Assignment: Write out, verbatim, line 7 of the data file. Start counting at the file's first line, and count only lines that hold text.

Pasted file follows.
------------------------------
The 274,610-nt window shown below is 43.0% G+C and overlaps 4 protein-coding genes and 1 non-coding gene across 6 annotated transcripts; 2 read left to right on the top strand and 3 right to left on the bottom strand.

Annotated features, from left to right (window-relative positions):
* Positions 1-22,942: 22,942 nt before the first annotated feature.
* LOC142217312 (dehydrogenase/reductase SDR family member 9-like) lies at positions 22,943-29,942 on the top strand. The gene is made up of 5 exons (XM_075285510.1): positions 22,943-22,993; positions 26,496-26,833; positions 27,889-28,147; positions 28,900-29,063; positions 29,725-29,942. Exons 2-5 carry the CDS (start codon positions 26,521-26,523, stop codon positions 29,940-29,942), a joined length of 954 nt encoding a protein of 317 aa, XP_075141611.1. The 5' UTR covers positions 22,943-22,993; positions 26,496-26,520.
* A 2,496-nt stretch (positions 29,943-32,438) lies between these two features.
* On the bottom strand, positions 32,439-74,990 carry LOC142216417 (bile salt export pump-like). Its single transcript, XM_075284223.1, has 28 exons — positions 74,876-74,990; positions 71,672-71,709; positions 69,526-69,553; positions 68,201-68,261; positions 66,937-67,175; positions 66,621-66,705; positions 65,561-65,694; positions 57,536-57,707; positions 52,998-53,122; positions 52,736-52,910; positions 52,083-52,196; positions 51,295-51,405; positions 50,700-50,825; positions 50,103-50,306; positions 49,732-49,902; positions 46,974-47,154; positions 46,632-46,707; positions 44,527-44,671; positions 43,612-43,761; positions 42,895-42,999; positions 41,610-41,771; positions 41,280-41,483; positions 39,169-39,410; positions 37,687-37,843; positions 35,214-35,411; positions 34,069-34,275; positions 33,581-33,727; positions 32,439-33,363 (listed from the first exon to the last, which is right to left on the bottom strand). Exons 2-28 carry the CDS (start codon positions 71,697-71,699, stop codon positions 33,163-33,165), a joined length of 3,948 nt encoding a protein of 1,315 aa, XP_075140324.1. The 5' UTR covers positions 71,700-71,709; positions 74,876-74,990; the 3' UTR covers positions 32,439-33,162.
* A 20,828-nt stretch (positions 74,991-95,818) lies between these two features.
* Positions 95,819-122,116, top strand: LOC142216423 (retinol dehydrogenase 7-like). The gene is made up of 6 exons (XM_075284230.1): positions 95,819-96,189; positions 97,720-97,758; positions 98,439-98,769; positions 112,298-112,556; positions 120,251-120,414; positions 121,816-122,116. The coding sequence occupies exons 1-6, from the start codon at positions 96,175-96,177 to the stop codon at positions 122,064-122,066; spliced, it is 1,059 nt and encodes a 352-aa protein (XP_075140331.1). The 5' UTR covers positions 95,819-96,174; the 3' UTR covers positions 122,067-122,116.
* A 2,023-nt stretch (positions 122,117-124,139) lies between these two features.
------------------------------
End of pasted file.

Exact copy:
* A 20,828-nt stretch (positions 74,991-95,818) lies between these two features.